After three games, the Washington Capitals' leader in penalties is right wing Mike Gartner, who sat out six minutes Sunday night in Boston for a three-game total of eight.

If the sight of Gartner in the penalty box is an unpleasant one for Washington fans, a look at what opponents are doing to him on the ice hardly makes for family entertainment, either.

The Capitals have been gifted with nine power-play opportunities in their last two games, five because of fouls against Gartner that included kneeing, interference, elbowing, and tripping twice. On one trip, by Boston's Peter McNab, Gartner was simultaneously tackled by Keith Crowder and jammed his right wrist underneath him. It was taped yesterday, but the injury will not keep him out of Wednesday's game with Philadelphia.

The uncalled violations would fill a rule book. Gartner was hacked, chopped and grabbed frequently by both Detroit and Boston players, whether he had possession of the puck or not. His only goal came on a deflection when he reached out with his stick while on hands and knees after being pulled down by Detroit's Greg Smith.

Gartner twice went off for roughing in Boston, taking harassing Bruins Mike O'Connell and Crowder with him. His third minor was for holding Steve Kasper, who got away with plenty of that himself.

Asked whether his penalties resulted from frustration, Gartner replied, "Sure, a little bit. On two of them I took a guy off with me, and I don't mind that, but the other was a bad penalty. It was frustrating, but I can't help the team if I'm in the penalty box half the time.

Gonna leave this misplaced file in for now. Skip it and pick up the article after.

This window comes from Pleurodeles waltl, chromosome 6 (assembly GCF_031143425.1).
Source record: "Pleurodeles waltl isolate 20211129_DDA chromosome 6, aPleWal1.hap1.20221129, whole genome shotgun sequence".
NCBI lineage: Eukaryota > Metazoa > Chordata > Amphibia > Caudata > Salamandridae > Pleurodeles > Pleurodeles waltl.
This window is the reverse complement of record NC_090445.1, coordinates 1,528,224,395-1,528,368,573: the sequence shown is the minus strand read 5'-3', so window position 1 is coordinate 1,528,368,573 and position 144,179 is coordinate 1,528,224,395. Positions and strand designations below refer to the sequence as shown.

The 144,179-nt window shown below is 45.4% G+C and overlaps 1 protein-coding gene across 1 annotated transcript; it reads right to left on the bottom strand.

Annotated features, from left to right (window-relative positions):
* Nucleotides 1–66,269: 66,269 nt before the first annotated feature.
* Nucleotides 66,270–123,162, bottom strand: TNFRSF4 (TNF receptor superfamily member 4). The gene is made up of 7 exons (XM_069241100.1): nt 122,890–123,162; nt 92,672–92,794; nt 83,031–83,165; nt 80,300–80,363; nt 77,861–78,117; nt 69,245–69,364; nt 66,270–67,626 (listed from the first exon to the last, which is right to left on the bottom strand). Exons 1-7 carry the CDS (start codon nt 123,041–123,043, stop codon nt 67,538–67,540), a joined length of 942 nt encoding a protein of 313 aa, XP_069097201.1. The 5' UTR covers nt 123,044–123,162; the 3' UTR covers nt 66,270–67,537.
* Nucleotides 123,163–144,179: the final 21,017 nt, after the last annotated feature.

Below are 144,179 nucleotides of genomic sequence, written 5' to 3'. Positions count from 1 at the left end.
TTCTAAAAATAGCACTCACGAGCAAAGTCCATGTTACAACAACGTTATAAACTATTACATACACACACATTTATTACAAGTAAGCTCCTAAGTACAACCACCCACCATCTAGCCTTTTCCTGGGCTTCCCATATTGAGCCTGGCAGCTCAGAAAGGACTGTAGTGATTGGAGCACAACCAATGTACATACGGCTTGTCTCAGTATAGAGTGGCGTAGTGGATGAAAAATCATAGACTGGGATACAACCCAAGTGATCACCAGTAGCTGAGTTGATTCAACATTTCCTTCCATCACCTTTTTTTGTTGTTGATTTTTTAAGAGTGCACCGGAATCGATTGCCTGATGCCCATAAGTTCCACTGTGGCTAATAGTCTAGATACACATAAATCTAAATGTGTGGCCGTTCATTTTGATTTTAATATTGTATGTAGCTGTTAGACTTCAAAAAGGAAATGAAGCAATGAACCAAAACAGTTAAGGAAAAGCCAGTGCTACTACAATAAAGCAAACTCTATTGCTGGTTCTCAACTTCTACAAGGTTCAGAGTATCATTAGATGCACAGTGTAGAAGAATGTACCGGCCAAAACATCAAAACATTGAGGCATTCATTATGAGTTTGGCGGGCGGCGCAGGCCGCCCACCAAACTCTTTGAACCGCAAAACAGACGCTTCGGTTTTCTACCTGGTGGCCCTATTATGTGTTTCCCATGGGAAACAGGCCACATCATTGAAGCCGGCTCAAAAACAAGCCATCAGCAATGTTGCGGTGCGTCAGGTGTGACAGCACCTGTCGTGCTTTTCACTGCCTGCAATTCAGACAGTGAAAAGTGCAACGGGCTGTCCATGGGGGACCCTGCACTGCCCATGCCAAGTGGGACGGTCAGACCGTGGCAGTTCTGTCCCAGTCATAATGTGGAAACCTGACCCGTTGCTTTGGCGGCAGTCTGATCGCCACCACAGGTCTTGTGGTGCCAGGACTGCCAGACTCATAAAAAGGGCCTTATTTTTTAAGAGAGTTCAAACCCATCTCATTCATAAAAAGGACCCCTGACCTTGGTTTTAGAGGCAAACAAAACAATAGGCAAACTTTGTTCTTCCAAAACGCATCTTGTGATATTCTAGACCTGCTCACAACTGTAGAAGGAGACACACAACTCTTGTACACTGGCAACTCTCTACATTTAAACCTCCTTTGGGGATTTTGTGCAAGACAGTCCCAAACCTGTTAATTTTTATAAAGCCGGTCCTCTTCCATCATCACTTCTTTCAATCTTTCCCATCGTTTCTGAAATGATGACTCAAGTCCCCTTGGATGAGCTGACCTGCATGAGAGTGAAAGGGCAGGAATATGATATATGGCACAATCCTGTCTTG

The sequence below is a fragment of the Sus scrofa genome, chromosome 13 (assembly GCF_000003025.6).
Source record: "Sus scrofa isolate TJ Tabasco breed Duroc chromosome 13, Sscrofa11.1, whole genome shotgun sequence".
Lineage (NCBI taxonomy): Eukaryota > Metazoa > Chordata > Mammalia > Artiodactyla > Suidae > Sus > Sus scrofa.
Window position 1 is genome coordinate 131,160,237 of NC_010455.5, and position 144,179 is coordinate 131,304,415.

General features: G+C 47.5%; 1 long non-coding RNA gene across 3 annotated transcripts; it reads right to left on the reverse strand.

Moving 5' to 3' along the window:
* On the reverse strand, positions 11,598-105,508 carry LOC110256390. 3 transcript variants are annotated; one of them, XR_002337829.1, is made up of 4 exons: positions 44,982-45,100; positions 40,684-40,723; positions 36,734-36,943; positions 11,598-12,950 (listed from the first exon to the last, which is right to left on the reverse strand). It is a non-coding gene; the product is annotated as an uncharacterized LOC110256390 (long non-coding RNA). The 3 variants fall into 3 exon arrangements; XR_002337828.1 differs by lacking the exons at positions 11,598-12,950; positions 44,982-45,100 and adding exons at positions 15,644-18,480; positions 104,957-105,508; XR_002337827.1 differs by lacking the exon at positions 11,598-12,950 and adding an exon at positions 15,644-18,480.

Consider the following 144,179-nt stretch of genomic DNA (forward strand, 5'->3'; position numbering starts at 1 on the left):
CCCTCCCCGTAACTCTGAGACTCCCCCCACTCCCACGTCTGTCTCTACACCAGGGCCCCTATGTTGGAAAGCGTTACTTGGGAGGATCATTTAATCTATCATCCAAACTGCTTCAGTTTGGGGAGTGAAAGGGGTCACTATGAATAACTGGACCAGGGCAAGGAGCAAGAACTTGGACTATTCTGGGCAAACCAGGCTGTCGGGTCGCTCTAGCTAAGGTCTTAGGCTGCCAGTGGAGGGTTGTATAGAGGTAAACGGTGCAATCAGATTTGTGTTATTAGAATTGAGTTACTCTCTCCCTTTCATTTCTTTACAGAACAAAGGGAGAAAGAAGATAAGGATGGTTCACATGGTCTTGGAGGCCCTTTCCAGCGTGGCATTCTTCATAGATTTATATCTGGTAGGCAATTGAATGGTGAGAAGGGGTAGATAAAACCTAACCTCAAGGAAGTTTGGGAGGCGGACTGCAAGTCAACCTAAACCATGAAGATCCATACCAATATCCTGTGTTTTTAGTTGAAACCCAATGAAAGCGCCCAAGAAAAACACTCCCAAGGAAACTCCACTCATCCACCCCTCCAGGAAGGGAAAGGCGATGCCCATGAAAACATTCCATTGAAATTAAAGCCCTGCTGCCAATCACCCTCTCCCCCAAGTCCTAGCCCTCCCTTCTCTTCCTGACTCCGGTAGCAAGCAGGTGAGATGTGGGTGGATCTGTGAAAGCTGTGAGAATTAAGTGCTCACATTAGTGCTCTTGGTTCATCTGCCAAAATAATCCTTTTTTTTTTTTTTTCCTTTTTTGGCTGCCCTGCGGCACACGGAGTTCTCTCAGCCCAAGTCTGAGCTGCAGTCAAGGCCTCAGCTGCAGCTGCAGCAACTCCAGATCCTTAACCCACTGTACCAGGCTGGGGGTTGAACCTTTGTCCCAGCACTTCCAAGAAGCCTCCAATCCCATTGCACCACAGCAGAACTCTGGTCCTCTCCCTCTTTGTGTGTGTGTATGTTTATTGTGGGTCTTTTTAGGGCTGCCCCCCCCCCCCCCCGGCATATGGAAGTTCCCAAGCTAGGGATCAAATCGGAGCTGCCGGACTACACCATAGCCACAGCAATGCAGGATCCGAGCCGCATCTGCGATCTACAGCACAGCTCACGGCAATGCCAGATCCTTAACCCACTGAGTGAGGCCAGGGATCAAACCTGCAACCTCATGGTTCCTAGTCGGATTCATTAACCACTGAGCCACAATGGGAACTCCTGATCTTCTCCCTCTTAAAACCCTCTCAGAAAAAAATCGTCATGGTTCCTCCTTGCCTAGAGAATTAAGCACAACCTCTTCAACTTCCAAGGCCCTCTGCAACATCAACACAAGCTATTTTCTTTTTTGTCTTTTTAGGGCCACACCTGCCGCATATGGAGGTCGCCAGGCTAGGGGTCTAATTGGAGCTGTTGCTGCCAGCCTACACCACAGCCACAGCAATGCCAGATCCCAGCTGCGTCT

"I'm trying to play as hard as I can. I don't mind being hauled down if they'll call the penalties, but it's frustrating when they don't. I guess they called about one out of five. Whenever I have the puck, it seems like somebody is draped over me."

With two games against Philadelphia coming up, the situation is not likely to improve, and if Coach Gary Green's warning proves accurate, this could be a long season for Gartner.

"Mike has to understand that when you're a 48-goal scorer, you get a lot of attention," Green said. "They're going to run interference on you, there's going to be a lot of cheap stuff and it's not going to get any better. You just have to learn to live with it."

It would probably be easier to live with if some teammates were retaliating against high scorers on the opposition. But the Capitals have been turning their other cheeks in response to attacks on Gartner, Bobby Carpenter and Dennis Maruk.

The Capitals have no enforcers, counting on togetherness to withstand opposition assaults. But during the exhibition campaign, the penalty leaders were Gartner, Carpenter and Ryan Walter, and so far there has been no evidence of change.

The Boston Garden game served as a homecoming of sorts for Carpenter, who scored his second goal of the season. It also was a landmark occasion for Washington defenseman Greg Theberge, making his first NHL appearance in the building where his grandfather, the late Aubrey (Dit) Clapper, spent 20 years as a player and four as coach.